Somehow Mark Lindsay works a full-time job in Traverse City and still finds time to shoot the Lake Michigan shore as much or more than any photographer we know. This image he captured at Point Betsie, where the Point Betsie Lighthouse marks the entrance to the Manitou Passage four miles north of Frankfort. We like how the photo speaks to both the potency of the big lake and to the power of life to endure. “Winter along this greatest lakeshore displays incredible and unique forms of frozen beauty,” Lindsay says. “I am drawn to the lakeshore always, but the solitude and quietness of a walk along the frozen and empty beach in the winter really invokes feelings of oneness with nature.”
Post-shoot sustenance: Lindsay likes to warm up at Dinghy’s, on Frankfort’s Main Street, for the choice of sandwiches, the coffee and the sense of Great Lakes shoreside community.
Photographer: Beth Price
When driving home after shooting the loppet story in the 2014 February issue, Beth Price glanced across Little Traverse Bay where US-31 curves through Petoskey, saw this scene and had to shoot it. The storm that had dumped marvelous snow on the loppet skiers all day was about played out, and the promise of clear skies appeared on the horizon. “There’s so much beauty around here, I pull over all the time. Some days are so dramatic, I can only travel a few miles before I have to stop again,” she says.
Post-shoot sustenance: Every time Price goes through Petoskey she hits up the Grain Train for the Awesome Chicken Sandwich and a cup of coffee.
Ice Climber, Pictured Rocks
Photographer: Aaron Peterson
The message on Peterson’s Facebook said, “We’re gonna go deep. Look for something epic. Do you want to come along?” The rendezvous was daybreak, about 8 hours later, so Peterson wrote “yes,” and proceeded to pack his gear. The two ice climbers—Nick Dobbs and Ross Herr—who’d left the note and Peterson skied six miles to the Pictured Rocks shore and laced up a top-rope. As the climbers rapelled over the edge, Peterson hiked around the rim and set up for this dramatic shot that captured Dobbs scaling the frozen ooze of the national park shoreline between Mosquito Beach and Chapel Beach.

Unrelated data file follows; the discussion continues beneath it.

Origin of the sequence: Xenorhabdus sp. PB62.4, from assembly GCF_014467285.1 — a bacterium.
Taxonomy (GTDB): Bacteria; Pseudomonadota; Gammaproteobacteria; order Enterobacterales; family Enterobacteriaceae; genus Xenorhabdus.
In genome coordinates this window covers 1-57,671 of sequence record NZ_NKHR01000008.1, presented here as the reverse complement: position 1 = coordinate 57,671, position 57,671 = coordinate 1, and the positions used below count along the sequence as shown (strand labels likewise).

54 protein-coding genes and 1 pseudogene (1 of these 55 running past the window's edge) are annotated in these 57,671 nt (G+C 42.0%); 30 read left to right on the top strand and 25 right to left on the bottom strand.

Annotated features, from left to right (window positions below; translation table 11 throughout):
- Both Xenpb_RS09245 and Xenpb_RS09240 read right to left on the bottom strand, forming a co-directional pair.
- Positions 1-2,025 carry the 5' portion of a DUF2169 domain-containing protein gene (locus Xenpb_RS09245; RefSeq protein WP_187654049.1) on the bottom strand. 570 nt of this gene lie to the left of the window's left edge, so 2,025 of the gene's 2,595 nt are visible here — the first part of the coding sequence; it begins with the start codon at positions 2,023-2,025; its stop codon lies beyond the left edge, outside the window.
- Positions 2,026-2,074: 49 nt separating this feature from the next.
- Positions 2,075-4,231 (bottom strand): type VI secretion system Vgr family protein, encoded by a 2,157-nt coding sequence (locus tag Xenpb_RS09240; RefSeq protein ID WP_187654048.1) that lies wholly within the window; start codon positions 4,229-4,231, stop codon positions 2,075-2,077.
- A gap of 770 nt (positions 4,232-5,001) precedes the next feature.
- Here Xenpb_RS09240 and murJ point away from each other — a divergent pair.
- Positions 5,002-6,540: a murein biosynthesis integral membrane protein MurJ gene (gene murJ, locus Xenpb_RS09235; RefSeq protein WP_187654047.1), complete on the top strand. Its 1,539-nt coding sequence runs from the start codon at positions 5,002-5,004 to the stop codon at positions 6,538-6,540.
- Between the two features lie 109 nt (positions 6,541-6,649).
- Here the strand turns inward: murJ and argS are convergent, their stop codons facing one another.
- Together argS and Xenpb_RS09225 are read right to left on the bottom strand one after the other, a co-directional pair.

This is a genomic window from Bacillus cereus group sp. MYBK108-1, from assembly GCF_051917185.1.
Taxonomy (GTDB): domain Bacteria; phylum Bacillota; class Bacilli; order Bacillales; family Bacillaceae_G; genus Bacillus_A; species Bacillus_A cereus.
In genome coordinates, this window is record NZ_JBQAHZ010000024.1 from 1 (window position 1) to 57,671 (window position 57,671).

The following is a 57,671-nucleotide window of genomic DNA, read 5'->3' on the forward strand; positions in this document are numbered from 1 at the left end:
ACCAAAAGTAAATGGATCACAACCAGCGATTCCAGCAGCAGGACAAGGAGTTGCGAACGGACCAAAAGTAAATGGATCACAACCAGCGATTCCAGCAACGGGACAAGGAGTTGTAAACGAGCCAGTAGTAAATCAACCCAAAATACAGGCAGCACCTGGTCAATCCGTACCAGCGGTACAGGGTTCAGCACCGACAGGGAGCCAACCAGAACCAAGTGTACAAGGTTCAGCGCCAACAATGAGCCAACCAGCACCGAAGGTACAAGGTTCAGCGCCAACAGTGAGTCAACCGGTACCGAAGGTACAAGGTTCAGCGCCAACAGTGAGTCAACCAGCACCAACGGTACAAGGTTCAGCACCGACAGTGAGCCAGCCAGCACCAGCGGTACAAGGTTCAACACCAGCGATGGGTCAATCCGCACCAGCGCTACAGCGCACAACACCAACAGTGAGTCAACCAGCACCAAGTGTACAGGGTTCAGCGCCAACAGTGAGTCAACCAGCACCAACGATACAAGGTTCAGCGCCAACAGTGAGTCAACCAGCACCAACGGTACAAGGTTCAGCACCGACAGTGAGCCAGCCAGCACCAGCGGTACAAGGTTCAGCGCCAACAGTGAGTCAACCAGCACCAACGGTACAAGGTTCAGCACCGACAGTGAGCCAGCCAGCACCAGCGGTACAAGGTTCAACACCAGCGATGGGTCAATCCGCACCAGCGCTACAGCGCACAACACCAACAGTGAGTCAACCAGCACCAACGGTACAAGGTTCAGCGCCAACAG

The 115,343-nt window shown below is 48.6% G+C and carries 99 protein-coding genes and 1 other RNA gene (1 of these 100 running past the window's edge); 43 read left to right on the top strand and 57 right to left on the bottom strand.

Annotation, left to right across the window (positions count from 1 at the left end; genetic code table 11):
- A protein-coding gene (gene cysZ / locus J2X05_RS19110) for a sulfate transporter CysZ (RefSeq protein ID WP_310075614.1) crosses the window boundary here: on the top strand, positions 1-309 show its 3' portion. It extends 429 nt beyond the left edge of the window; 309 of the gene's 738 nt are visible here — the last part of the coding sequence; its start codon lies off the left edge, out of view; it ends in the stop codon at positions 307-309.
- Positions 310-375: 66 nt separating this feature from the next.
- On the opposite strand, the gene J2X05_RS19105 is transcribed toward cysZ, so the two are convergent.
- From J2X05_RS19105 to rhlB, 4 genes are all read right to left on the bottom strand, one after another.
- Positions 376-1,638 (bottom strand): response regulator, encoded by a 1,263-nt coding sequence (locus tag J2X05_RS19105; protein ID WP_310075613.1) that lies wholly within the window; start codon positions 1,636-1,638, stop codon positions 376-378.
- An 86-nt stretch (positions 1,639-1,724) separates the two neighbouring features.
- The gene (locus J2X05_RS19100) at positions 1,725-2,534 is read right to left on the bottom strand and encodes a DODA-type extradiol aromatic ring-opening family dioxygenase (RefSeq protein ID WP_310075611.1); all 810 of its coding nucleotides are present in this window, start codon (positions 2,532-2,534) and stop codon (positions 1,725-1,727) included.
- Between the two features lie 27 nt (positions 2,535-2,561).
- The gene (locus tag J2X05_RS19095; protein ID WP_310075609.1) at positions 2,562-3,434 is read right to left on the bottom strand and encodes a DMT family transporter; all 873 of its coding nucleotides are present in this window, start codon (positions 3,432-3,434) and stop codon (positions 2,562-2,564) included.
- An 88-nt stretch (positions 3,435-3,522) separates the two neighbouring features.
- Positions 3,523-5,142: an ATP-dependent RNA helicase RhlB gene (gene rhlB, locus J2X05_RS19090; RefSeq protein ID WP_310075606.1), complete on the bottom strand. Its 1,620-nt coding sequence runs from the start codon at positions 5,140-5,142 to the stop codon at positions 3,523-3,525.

Post-Shoot Sustenance: Peterson likes Johnny Dogs, for top-notch hot dogs in Munising, but says the hangout for ice-climbers is Sydney’s.
Old Mission Peninsula Orchard After a Storm
Photographer: Angela Doster Brown
On the morning after a legendary snowfall two winters ago, Angela Doster Brown defied common sense (Stay off the roads!) and drove out Old Mission Peninsula with a friend. “That’s my favorite time to be out, right after a storm,” she says. They motored out along Center Road, seeing not a soul, and then turned onto a side road, the snow unbroken by car tracks. “I saw this orchard, and I just loved that big tree,” she says. She and her pal walked around a bit, snapped some shots and continued on with the photo journey. “I love shooting on Old Mission,” Brown says. “There are so many elements to work with, the orchards, the rolling hills, the water, the lighthouse …”
Post-Shoot Sustenance: No hesitation here, Brown favors the truffle fries at Jolly Pumpkin paired with a Bowers Harbor pinot noir.
The White Squall
Photographer: Todd Reed
Ludington’s Todd and Brad Reed live to photograph storms. To get this image, Todd and his son Willie watched a February storm for hours, capturing shots during lulls in the blizzard. As sunset neared, Todd prayed for what he calls “storm light.” If the magic light arrived, it would appear shortly before sunset, and only if the sun could find its way through, or beneath, a band of boiling clouds skirting the western horizon. Then, just as Todd had hoped, sunlight broke from beneath the clouds, back-lighting the waves and the Ludington lighthouse. Rewarded by perseverance, and oblivious to the gale winds pummeling them, Willie and Todd watched as the mystical light and lake’s fury coexisted.
Post-Shoot Sustenance: Todd likes to warm up with black coffee and a potato-stuffed Helen’s Omelet at the Old Hamlin Restaurant in downtown Ludington.